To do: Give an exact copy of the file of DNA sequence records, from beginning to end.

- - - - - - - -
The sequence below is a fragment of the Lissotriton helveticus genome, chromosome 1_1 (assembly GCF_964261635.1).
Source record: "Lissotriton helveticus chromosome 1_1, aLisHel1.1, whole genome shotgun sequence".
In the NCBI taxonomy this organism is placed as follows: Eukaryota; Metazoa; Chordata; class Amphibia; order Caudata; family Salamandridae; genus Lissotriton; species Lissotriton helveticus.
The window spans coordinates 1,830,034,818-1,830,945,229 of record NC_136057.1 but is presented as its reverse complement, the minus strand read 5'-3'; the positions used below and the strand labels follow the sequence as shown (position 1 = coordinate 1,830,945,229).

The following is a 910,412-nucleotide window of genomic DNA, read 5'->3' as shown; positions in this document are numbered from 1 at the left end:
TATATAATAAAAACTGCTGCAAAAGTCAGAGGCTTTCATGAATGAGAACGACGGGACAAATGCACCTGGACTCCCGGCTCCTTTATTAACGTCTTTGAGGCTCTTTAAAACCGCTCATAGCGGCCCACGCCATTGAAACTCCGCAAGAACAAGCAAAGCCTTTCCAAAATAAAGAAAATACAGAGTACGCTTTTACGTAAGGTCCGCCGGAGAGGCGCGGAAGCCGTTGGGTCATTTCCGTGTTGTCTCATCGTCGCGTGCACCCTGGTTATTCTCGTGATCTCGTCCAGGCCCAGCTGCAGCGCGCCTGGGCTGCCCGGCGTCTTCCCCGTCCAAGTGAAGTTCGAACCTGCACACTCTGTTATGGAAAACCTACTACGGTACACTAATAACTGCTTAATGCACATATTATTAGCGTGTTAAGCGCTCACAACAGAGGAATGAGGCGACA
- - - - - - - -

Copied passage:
The sequence below is a fragment of the Lissotriton helveticus genome, chromosome 1_1 (assembly GCF_964261635.1).
Source record: "Lissotriton helveticus chromosome 1_1, aLisHel1.1, whole genome shotgun sequence".
In the NCBI taxonomy this organism is placed as follows: Eukaryota; Metazoa; Chordata; class Amphibia; order Caudata; family Salamandridae; genus Lissotriton; species Lissotriton helveticus.
The window spans coordinates 1,830,034,818-1,830,945,229 of record NC_136057.1 but is presented as its reverse complement, the minus strand read 5'-3'; the positions used below and the strand labels follow the sequence as shown (position 1 = coordinate 1,830,945,229).

The following is a 910,412-nucleotide window of genomic DNA, read 5'->3' as shown; positions in this document are numbered from 1 at the left end:
TATATAATAAAAACTGCTGCAAAAGTCAGAGGCTTTCATGAATGAGAACGACGGGACAAATGCACCTGGACTCCCGGCTCCTTTATTAACGTCTTTGAGGCTCTTTAAAACCGCTCATAGCGGCCCACGCCATTGAAACTCCGCAAGAACAAGCAAAGCCTTTCCAAAATAAAGAAAATACAGAGTACGCTTTTACGTAAGGTCCGCCGGAGAGGCGCGGAAGCCGTTGGGTCATTTCCGTGTTGTCTCATCGTCGCGTGCACCCTGGTTATTCTCGTGATCTCGTCCAGGCCCAGCTGCAGCGCGCCTGGGCTGCCCGGCGTCTTCCCCGTCCAAGTGAAGTTCGAACCTGCACACTCTGTTATGGAAAACCTACTACGGTACACTAATAACTGCTTAATGCACATATTATTAGCGTGTTAAGCGCTCACAACAGAGGAATGAGGCGACA